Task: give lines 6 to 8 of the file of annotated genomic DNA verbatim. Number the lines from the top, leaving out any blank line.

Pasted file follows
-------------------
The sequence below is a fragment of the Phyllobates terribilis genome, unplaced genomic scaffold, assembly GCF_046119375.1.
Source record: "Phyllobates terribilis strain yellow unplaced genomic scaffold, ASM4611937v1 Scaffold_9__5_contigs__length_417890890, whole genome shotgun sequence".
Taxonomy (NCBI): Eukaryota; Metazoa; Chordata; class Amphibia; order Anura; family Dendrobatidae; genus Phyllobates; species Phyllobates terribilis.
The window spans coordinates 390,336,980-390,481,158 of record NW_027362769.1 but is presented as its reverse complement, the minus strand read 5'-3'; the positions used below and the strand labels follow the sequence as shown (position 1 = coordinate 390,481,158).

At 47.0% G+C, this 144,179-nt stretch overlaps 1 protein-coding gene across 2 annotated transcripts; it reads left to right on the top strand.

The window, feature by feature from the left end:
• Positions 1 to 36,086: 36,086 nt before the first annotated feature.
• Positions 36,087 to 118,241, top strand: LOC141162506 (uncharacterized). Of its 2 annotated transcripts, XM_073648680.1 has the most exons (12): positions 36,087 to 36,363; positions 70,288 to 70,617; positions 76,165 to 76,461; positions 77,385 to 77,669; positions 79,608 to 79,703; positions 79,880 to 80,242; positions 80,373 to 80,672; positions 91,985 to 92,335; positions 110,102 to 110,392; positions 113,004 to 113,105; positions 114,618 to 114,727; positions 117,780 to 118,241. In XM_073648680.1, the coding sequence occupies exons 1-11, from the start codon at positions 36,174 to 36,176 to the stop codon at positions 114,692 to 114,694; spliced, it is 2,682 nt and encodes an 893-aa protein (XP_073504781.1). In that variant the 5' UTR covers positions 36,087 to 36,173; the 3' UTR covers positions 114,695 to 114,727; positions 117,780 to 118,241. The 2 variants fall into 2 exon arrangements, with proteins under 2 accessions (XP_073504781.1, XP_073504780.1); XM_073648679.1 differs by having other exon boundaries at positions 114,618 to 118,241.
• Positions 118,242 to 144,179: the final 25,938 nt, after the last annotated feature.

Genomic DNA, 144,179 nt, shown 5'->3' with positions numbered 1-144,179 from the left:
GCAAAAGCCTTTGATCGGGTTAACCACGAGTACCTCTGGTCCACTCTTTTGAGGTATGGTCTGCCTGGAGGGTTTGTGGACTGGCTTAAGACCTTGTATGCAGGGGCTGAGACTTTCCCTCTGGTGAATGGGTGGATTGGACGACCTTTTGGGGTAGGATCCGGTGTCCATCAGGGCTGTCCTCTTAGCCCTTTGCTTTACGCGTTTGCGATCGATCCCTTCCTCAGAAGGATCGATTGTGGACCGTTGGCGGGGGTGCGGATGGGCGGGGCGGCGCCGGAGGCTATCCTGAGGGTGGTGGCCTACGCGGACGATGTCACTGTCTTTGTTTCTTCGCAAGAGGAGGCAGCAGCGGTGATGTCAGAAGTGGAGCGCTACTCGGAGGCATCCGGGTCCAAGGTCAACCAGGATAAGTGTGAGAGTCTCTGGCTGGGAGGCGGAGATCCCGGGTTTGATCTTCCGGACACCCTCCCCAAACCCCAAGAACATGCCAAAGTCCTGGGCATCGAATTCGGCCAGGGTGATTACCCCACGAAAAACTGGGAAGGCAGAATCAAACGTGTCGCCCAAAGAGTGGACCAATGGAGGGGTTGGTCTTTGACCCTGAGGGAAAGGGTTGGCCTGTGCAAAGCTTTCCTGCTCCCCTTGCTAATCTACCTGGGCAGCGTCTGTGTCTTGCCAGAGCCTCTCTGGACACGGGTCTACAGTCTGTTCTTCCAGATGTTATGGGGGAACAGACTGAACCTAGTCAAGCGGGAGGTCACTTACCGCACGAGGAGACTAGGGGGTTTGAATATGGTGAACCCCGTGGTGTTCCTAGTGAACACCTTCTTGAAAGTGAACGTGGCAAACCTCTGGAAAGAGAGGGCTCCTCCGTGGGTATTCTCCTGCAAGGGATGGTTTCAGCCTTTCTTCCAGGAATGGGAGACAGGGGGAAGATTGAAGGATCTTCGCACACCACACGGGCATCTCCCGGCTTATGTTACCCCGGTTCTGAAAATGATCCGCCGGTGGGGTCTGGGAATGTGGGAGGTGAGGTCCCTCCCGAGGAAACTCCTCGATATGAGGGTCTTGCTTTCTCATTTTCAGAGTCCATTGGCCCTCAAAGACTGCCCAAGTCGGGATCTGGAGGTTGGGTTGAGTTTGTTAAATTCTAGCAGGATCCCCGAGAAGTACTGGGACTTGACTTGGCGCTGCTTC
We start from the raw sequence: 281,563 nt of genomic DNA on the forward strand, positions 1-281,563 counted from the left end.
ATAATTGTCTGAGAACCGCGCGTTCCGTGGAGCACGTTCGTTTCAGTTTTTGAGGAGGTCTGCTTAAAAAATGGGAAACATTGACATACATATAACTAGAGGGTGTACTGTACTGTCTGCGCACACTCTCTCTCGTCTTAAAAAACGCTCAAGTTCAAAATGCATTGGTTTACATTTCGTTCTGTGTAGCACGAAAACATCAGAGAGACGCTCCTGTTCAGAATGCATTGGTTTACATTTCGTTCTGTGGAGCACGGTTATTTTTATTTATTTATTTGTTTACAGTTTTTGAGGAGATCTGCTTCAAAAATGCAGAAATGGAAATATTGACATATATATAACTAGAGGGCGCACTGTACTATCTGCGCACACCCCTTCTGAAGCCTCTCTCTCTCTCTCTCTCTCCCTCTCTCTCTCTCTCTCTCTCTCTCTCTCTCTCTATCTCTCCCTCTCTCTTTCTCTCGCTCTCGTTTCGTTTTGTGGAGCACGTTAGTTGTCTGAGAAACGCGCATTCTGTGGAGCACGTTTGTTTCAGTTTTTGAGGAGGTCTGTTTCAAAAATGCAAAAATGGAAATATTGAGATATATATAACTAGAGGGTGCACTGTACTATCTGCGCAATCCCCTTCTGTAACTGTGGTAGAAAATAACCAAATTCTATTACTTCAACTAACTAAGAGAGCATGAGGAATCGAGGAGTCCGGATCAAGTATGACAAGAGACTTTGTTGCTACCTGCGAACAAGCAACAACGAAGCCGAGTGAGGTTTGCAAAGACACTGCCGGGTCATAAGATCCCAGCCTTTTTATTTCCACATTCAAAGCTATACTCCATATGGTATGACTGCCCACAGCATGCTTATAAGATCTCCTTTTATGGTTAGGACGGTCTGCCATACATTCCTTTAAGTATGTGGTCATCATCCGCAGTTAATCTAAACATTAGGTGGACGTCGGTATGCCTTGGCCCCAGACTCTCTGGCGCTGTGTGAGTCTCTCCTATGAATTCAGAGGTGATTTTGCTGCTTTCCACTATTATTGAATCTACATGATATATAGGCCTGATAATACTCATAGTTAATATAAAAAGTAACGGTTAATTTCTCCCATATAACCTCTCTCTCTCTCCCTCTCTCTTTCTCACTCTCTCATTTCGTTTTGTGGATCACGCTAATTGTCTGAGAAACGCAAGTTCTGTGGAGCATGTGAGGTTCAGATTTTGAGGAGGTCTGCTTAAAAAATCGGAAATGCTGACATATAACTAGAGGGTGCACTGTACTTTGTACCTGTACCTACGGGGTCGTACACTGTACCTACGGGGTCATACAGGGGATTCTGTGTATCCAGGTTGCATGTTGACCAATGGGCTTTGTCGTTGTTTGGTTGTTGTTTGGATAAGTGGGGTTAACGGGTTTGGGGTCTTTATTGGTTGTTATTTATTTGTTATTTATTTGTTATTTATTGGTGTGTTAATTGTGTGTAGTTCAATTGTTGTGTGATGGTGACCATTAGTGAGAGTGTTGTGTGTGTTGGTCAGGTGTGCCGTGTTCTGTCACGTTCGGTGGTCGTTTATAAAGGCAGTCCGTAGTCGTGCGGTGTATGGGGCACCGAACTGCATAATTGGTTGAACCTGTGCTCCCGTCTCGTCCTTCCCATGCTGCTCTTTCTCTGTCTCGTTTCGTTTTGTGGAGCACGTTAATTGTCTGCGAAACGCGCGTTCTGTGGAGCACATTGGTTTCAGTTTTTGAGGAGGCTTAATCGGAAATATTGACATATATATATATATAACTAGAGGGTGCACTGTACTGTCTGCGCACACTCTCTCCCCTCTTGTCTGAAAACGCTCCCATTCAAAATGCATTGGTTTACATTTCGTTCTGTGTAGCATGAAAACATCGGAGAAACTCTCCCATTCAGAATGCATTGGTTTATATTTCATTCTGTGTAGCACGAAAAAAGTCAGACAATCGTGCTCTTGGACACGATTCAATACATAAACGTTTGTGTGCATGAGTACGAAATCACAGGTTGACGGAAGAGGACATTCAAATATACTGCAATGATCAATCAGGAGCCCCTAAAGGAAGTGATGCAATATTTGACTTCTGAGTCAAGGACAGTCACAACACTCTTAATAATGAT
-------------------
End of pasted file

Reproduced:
The window, feature by feature from the left end:
• Positions 1 to 36,086: 36,086 nt before the first annotated feature.
• Positions 36,087 to 118,241, top strand: LOC141162506 (uncharacterized). Of its 2 annotated transcripts, XM_073648680.1 has the most exons (12): positions 36,087 to 36,363; positions 70,288 to 70,617; positions 76,165 to 76,461; positions 77,385 to 77,669; positions 79,608 to 79,703; positions 79,880 to 80,242; positions 80,373 to 80,672; positions 91,985 to 92,335; positions 110,102 to 110,392; positions 113,004 to 113,105; positions 114,618 to 114,727; positions 117,780 to 118,241. In XM_073648680.1, the coding sequence occupies exons 1-11, from the start codon at positions 36,174 to 36,176 to the stop codon at positions 114,692 to 114,694; spliced, it is 2,682 nt and encodes an 893-aa protein (XP_073504781.1). In that variant the 5' UTR covers positions 36,087 to 36,173; the 3' UTR covers positions 114,695 to 114,727; positions 117,780 to 118,241. The 2 variants fall into 2 exon arrangements, with proteins under 2 accessions (XP_073504781.1, XP_073504780.1); XM_073648679.1 differs by having other exon boundaries at positions 114,618 to 118,241.